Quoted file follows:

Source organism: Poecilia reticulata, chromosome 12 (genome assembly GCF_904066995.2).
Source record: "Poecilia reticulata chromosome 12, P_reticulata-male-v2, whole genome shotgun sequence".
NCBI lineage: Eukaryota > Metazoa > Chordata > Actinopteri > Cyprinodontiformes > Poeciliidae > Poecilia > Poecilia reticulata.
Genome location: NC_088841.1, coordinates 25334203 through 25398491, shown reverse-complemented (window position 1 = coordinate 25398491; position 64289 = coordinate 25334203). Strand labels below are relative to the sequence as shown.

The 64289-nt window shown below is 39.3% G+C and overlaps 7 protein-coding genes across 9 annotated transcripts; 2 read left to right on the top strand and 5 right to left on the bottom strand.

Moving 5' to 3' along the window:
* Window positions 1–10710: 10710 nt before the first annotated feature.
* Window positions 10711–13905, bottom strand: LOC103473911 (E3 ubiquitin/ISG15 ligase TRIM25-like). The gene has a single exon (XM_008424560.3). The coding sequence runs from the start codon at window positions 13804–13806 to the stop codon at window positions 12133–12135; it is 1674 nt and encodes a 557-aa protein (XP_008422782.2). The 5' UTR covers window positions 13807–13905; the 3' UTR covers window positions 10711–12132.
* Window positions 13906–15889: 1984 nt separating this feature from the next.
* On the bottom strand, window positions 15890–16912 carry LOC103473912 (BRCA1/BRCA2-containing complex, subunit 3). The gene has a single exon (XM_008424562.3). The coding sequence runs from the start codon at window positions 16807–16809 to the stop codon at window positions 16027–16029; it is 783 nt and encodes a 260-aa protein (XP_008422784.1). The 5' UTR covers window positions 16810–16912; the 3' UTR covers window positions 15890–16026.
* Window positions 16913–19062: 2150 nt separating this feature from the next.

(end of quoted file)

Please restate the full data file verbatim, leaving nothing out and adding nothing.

Source organism: Poecilia reticulata, chromosome 12 (genome assembly GCF_904066995.2).
Source record: "Poecilia reticulata chromosome 12, P_reticulata-male-v2, whole genome shotgun sequence".
NCBI lineage: Eukaryota > Metazoa > Chordata > Actinopteri > Cyprinodontiformes > Poeciliidae > Poecilia > Poecilia reticulata.
Genome location: NC_088841.1, coordinates 25334203 through 25398491, shown reverse-complemented (window position 1 = coordinate 25398491; position 64289 = coordinate 25334203). Strand labels below are relative to the sequence as shown.

The 64289-nt window shown below is 39.3% G+C and overlaps 7 protein-coding genes across 9 annotated transcripts; 2 read left to right on the top strand and 5 right to left on the bottom strand.

Moving 5' to 3' along the window:
* Window positions 1–10710: 10710 nt before the first annotated feature.
* Window positions 10711–13905, bottom strand: LOC103473911 (E3 ubiquitin/ISG15 ligase TRIM25-like). The gene has a single exon (XM_008424560.3). The coding sequence runs from the start codon at window positions 13804–13806 to the stop codon at window positions 12133–12135; it is 1674 nt and encodes a 557-aa protein (XP_008422782.2). The 5' UTR covers window positions 13807–13905; the 3' UTR covers window positions 10711–12132.
* Window positions 13906–15889: 1984 nt separating this feature from the next.
* On the bottom strand, window positions 15890–16912 carry LOC103473912 (BRCA1/BRCA2-containing complex, subunit 3). The gene has a single exon (XM_008424562.3). The coding sequence runs from the start codon at window positions 16807–16809 to the stop codon at window positions 16027–16029; it is 783 nt and encodes a 260-aa protein (XP_008422784.1). The 5' UTR covers window positions 16810–16912; the 3' UTR covers window positions 15890–16026.
* Window positions 16913–19062: 2150 nt separating this feature from the next.